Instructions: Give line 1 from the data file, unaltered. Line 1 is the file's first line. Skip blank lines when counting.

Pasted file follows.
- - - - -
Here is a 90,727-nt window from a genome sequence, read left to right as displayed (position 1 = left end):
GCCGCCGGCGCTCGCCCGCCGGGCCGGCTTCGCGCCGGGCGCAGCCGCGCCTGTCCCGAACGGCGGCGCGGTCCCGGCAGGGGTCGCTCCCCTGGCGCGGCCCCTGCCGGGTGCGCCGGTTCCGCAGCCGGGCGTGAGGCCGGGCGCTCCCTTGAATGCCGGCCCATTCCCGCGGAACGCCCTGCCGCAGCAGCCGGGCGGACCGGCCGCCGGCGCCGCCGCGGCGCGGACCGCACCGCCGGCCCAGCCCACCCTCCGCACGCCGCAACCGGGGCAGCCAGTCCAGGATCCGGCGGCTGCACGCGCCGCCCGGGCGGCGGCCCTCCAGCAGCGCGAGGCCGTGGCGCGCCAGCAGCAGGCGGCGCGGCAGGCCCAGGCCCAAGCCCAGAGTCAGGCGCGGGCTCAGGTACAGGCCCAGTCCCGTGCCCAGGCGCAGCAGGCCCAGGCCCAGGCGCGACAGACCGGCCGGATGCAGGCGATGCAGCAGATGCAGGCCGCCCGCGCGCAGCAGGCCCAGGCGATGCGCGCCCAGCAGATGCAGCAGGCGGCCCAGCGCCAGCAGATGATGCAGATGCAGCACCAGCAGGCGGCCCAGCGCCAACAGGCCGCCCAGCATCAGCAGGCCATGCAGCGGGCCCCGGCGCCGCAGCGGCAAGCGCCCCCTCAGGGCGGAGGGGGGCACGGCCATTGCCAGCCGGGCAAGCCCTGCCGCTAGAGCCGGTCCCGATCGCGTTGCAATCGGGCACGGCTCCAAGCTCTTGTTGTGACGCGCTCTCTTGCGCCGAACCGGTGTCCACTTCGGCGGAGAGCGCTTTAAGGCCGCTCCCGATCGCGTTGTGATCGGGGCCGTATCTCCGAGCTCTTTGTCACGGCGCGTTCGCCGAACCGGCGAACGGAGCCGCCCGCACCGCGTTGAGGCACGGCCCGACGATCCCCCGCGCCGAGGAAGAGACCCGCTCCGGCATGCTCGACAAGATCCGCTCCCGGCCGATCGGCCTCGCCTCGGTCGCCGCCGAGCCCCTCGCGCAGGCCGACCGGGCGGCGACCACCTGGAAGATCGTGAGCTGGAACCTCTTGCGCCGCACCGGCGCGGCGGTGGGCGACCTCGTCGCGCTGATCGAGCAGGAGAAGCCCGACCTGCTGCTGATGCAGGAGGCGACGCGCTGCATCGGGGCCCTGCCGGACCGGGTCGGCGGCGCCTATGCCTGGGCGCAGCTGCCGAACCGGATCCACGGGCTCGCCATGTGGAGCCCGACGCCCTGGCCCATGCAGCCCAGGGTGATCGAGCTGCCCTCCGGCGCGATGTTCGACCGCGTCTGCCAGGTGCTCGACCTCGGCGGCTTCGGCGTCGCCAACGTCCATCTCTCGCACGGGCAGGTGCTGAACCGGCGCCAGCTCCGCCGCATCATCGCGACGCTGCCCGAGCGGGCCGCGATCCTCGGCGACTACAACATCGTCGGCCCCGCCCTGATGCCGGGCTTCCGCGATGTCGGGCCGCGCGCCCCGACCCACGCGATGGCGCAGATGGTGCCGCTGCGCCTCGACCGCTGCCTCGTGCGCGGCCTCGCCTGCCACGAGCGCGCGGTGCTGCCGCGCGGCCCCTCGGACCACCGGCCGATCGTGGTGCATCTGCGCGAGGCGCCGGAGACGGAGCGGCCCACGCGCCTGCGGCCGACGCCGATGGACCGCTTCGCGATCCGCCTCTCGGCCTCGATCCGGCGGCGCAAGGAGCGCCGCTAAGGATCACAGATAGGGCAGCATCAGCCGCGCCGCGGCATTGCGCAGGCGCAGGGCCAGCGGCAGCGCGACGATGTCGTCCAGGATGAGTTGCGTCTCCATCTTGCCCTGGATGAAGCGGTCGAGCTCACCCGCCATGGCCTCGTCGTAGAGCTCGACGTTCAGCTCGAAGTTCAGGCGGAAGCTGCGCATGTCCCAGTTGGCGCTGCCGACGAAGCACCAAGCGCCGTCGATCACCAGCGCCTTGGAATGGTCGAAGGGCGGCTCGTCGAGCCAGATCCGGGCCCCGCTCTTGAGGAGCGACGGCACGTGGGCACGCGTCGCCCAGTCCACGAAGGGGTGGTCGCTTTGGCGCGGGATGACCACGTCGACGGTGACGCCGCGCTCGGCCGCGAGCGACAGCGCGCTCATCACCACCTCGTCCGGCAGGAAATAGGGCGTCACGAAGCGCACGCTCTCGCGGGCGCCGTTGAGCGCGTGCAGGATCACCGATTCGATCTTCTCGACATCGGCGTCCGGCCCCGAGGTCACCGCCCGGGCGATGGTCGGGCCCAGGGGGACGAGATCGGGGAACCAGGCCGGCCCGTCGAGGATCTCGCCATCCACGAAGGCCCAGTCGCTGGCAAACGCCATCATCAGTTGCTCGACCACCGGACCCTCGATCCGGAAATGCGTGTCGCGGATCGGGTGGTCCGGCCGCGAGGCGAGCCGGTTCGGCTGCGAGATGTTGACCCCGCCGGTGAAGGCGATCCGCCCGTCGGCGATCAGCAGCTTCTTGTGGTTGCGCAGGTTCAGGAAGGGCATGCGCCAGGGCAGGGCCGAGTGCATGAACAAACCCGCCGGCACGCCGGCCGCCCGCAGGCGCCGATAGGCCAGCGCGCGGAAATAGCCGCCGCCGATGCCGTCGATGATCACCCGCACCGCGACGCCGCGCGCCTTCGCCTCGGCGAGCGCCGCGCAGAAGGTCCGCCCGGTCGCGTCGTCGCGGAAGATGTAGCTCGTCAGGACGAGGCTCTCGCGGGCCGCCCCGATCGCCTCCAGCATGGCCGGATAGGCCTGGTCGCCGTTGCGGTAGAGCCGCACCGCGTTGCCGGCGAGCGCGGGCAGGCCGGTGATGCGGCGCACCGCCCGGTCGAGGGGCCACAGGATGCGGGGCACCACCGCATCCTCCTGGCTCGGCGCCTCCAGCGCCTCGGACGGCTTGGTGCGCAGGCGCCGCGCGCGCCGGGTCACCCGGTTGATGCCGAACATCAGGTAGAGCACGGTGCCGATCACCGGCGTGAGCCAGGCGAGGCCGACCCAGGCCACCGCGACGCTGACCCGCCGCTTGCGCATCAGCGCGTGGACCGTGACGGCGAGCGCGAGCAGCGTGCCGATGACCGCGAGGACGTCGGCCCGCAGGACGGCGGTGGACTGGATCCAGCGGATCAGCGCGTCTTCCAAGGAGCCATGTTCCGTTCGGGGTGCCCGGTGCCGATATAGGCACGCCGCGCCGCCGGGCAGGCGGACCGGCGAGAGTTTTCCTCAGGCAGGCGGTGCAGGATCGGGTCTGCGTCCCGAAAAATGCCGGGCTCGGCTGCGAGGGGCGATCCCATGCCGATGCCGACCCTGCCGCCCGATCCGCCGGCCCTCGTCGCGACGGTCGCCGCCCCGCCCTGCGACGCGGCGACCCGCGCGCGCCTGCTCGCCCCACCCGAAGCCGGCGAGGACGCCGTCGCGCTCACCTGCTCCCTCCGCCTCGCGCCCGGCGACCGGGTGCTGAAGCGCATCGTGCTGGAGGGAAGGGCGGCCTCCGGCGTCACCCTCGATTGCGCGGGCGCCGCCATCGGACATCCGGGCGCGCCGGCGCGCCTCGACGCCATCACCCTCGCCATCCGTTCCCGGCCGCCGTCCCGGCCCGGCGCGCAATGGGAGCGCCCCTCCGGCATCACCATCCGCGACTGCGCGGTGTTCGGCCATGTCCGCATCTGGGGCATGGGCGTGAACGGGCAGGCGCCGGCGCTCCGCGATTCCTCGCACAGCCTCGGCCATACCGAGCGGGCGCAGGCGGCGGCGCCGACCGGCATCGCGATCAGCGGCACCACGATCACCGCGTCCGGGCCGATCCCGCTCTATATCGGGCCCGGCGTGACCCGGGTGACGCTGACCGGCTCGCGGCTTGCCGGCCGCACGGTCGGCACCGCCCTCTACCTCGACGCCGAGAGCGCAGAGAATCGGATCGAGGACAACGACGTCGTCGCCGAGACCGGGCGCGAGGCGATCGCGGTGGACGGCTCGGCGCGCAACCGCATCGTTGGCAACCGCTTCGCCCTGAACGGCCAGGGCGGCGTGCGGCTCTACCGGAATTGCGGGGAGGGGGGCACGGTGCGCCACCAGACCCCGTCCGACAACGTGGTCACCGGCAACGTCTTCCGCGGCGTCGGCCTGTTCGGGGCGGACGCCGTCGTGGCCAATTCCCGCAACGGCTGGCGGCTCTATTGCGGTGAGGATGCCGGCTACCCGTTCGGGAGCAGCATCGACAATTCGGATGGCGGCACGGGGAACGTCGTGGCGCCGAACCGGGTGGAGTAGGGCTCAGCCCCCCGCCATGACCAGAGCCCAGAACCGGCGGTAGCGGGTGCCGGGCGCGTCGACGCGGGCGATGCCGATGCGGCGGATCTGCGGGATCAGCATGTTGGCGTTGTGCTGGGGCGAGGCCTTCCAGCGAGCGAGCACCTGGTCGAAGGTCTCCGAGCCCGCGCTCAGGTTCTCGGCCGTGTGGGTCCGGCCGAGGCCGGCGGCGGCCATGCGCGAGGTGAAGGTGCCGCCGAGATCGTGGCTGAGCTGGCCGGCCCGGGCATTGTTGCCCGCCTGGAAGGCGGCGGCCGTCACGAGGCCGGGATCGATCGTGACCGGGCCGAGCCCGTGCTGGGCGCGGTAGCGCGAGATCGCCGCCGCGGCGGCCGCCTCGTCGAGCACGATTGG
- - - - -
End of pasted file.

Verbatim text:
Here is a 90,727-nt window from a genome sequence, read left to right as displayed (position 1 = left end):